- Make sure there are no air bubbles trapped in the bag before starting piping by squeezing the bag and pushing the dough towards the tip.
- You can pipe directly the choux on the tray lined with silicone mat, by holding the pastry bag upright and pressing gently, and form small mounds about 3 to 3.5cm diameter. Don't mind the tips and don't try to flatten them if you will use craquelin.
- You can also pipe the dough in silicone molds (mini semi spheres for me, 3cm diameter), then freeze them. This technique ensures having all the choux of exactly the same size.
- Once frozen, unmold the semi spheres and place them on the silicone mat.
- Place on each choux a craquelin disc. No need to make it much bigger than the choux itself.
- Bake at 170°C on STATIC mode for 20 minutes. This static mode diffuses the heat vertically (while the fan mode diffuses it evenly in all the directions), which allows the choux not to puff vertically and have a neat shape.
- Open slightly the door of the oven to release the steam and close it back immediately. Continue baking for 5 minutes. You may need more time depending on the size of your choux, your oven...
- The choux are done when they have a nice dark golden color. If you don't bake them enough they will collapse once out of the oven.
- Let them cool on a cooling rack.
Chocolate crème pâtissière (pastry cream)
Crème pâtissière is a French custard, very creamy and rich. It’s thickened with egg yolks (even though some recipes use whole eggs) and corn startch. It is used to stuff eclairs or choux or mille-feuilles, or as a base for other recipes like frangipane, crème diplomâte, crème Chiboust… Unlike other custards, the crème pâtissière cannot be frozen, and it’s better to consume it within 24 hours after preparing it.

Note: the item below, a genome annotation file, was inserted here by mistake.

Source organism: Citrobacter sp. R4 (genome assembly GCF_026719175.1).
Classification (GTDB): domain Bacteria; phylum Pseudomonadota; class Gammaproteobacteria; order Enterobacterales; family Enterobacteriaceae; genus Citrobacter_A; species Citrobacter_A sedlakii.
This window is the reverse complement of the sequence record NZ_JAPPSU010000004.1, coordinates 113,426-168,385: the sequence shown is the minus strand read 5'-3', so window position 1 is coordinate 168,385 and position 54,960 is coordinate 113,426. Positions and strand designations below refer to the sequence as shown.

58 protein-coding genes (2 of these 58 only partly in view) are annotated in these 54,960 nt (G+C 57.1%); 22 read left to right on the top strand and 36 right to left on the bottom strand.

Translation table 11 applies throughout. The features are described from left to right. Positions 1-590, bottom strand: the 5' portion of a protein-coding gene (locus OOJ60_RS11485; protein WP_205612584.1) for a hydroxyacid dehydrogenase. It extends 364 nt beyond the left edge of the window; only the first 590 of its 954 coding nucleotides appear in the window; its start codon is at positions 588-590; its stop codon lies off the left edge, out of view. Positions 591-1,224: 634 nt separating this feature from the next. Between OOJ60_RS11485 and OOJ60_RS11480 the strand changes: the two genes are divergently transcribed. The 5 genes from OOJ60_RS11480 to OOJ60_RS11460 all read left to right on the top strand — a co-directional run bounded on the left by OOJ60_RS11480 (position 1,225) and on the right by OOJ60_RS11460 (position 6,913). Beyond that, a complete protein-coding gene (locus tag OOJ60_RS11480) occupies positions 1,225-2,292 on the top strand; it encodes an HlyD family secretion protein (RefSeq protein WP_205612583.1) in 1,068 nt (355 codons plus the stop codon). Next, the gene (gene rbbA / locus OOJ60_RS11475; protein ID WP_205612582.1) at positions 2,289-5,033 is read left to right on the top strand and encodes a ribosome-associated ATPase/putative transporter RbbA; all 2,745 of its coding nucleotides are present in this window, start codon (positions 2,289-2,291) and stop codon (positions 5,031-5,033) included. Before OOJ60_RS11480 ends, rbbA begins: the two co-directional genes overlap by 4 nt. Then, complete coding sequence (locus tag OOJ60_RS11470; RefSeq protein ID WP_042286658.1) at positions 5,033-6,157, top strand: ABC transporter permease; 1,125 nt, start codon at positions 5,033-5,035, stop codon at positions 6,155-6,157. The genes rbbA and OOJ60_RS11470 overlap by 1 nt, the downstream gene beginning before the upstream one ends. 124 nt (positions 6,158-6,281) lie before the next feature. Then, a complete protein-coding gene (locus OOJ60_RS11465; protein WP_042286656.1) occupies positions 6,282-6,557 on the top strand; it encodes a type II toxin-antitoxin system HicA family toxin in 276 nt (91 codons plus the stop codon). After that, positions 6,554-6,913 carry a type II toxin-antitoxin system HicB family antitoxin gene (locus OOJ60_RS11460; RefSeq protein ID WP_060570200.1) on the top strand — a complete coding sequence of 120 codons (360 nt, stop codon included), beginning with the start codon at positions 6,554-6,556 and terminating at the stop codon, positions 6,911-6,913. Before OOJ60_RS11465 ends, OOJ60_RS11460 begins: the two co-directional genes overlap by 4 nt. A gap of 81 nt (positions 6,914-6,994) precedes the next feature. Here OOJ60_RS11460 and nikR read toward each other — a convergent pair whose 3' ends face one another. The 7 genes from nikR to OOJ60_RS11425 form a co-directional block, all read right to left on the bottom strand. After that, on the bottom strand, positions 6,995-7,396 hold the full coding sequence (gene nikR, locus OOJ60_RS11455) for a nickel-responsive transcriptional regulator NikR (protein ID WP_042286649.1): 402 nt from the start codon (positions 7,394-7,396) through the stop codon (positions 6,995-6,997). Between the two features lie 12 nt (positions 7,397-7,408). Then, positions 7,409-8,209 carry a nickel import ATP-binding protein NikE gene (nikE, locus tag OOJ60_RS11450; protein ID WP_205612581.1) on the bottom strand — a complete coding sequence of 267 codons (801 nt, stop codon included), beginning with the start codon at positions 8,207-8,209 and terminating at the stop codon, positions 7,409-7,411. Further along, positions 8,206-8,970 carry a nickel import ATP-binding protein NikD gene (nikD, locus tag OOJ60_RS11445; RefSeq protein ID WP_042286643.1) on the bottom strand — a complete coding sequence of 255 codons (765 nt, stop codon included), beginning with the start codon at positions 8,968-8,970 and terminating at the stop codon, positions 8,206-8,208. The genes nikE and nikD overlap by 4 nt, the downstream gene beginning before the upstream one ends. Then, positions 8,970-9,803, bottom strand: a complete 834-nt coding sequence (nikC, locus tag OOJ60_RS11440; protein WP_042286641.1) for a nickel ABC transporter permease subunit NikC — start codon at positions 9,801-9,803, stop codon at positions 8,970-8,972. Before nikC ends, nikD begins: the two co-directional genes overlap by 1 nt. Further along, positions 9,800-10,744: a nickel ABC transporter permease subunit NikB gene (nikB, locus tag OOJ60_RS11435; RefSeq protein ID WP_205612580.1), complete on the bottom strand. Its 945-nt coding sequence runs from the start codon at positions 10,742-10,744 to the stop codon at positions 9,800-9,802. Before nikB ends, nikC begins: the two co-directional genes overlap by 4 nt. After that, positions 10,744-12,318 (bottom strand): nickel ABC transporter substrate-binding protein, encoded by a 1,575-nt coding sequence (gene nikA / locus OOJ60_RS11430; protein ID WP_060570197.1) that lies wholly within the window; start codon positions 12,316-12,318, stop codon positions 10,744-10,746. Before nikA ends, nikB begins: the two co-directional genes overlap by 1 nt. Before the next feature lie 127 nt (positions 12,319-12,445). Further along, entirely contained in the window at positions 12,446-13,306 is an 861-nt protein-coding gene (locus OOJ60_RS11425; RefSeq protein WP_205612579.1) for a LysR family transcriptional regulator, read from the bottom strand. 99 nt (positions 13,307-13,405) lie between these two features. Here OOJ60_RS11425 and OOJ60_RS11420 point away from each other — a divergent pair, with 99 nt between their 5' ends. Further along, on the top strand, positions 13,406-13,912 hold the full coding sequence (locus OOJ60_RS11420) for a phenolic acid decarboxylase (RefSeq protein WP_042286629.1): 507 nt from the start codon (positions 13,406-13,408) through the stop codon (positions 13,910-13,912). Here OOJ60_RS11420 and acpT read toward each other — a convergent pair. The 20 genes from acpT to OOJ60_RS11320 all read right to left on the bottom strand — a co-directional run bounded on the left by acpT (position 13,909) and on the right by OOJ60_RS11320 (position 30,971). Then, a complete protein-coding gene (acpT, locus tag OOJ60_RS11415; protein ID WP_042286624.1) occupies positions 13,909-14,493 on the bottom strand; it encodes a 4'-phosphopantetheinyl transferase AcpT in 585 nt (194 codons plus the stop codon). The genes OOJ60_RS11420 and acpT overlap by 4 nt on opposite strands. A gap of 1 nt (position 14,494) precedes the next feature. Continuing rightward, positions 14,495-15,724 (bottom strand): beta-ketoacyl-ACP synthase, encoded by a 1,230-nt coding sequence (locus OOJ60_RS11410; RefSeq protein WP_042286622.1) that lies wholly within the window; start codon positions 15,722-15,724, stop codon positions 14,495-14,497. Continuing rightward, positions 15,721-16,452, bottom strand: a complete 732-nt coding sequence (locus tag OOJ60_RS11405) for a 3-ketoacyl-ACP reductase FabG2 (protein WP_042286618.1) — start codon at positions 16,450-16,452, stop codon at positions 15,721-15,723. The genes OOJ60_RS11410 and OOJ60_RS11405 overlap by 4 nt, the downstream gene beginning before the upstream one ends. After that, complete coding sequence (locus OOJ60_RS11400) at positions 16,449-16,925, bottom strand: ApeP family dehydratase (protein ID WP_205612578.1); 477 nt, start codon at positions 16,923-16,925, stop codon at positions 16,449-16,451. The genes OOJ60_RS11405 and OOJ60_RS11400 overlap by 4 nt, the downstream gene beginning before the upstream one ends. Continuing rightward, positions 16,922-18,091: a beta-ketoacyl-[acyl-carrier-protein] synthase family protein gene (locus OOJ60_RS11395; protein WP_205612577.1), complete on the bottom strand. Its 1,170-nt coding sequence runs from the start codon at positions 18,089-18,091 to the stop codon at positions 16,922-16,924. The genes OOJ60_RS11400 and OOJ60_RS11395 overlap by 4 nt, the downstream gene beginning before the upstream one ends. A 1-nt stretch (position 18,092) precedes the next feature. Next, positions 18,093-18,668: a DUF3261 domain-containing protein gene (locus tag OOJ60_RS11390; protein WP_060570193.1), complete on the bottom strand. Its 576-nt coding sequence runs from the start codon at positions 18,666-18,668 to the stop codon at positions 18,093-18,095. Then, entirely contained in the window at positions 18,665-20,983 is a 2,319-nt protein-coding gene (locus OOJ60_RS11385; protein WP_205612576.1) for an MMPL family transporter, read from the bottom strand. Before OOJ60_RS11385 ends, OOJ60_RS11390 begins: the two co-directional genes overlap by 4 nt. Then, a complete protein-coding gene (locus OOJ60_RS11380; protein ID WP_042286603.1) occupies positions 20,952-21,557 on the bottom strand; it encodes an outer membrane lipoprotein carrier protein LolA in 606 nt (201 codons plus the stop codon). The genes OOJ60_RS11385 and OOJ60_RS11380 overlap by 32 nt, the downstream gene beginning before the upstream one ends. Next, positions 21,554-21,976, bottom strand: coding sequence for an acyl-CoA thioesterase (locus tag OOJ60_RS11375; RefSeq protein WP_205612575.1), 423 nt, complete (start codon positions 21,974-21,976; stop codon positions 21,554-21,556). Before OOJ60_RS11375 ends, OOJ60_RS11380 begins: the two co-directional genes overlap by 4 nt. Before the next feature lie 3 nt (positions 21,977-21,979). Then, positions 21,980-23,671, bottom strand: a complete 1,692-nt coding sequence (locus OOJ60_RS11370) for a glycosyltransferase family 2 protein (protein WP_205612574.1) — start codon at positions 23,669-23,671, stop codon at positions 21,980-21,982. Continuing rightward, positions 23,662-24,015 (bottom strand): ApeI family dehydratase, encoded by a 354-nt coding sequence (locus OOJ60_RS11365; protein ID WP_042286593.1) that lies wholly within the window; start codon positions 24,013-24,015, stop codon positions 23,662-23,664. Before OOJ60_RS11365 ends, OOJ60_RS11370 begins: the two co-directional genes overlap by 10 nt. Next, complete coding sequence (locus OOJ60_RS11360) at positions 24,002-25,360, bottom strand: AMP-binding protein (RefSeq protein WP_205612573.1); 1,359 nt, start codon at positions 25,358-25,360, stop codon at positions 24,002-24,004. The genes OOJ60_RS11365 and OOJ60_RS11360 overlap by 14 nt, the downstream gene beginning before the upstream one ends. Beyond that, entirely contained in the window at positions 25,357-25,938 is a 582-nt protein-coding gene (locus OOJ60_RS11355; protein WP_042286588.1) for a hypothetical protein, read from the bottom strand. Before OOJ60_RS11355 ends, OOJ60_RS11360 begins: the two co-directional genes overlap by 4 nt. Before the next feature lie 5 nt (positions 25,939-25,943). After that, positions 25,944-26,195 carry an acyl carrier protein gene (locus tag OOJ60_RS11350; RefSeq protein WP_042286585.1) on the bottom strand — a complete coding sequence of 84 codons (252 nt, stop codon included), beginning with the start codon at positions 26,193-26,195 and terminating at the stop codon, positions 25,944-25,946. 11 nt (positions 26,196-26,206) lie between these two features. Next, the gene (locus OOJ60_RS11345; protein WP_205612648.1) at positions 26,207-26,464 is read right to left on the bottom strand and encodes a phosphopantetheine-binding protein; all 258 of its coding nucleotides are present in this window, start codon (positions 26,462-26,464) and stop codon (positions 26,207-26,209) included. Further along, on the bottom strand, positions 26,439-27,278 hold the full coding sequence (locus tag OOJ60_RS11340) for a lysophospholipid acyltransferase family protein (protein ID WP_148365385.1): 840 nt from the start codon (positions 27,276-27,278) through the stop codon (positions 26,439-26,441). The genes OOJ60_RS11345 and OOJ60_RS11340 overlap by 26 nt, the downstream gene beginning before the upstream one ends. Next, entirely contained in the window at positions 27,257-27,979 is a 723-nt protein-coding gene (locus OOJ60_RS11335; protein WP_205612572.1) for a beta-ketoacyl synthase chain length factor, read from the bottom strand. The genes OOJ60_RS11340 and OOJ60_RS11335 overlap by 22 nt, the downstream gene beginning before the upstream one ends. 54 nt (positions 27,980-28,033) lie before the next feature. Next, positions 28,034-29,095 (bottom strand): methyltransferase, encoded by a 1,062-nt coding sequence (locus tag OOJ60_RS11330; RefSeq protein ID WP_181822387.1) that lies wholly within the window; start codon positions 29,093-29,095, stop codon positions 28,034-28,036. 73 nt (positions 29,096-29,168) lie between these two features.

- Mixing bowl
- Cling wrap
- 85 g Dark chocolate Guanaja 70% of Valrhona
- 220 g Full fat milk Fresh if possible
- 50 g Whipping cream 35% milk fat
- 36 g Egg yolks Approx. the yolks of 2 eggs
- 20 g White sugar
- 10 g Corn starch
- Melt the chocolate pistoles at 45/50° in a double-boiler (Bain-Marie) or in the micro-wave (not my preferred option).
- Heat the milk and the cream, don't boil, just bring to simmer.
- Whisk energetically the sugar with the egg yolks until light and creamy.
- Add the corn starch and combine.
- Add 1/3 of the hot mixture to the yolks mix and whisk until homogeneous.
- Transfer this mixture in the saucepan with the rest of the hot milk and cream.
- Simmer over medium heat whitout stopping whisking. As soon as it reaches the boiling point, continue cooking for almost 1 minute. The cream has to be less thick than a plain crème pâtissière as it will be added to chocolate.
- Start adding the cream to the melted chocolate (little by little, in 3 to 4 times).
- Whisk energically after each addition, to realize an emulsion, like for a ganache.
- After adding half of the plain cream to the chocolate, your mixture won't be very smooth.
- Keep on adding the plain cream and whisking until you get a smooth and creamy chocolate cream.
- Cover with the cling wrap directly on the surface and let it cool in the refrigerator for at least 1 hour.
Prepare caramelized chopped hazelnuts (check Essentials page).
Prepare the frosting by melting 80g of gianduja (check Essentials page) and adding 10g of grapeseed oil.
Pour the cooled pastry cream into a piping bag with a 4mm round tip.
Fill each choux with chocolate pastry cream, then dip its surface in the gianduja (the layer should be very thin).
Stick caramelized hazelnuts by pressing them slightly on the gianduja frosting before it sets.
Make a hole at the back of each choux.
Dipping the choux in the frosting.
Prepare the caramelized hazelnuts, melt the frosting and pour the cream into a piping bag.
Fill the choux and glaze them. Make sure to leave a thin layer of glazing.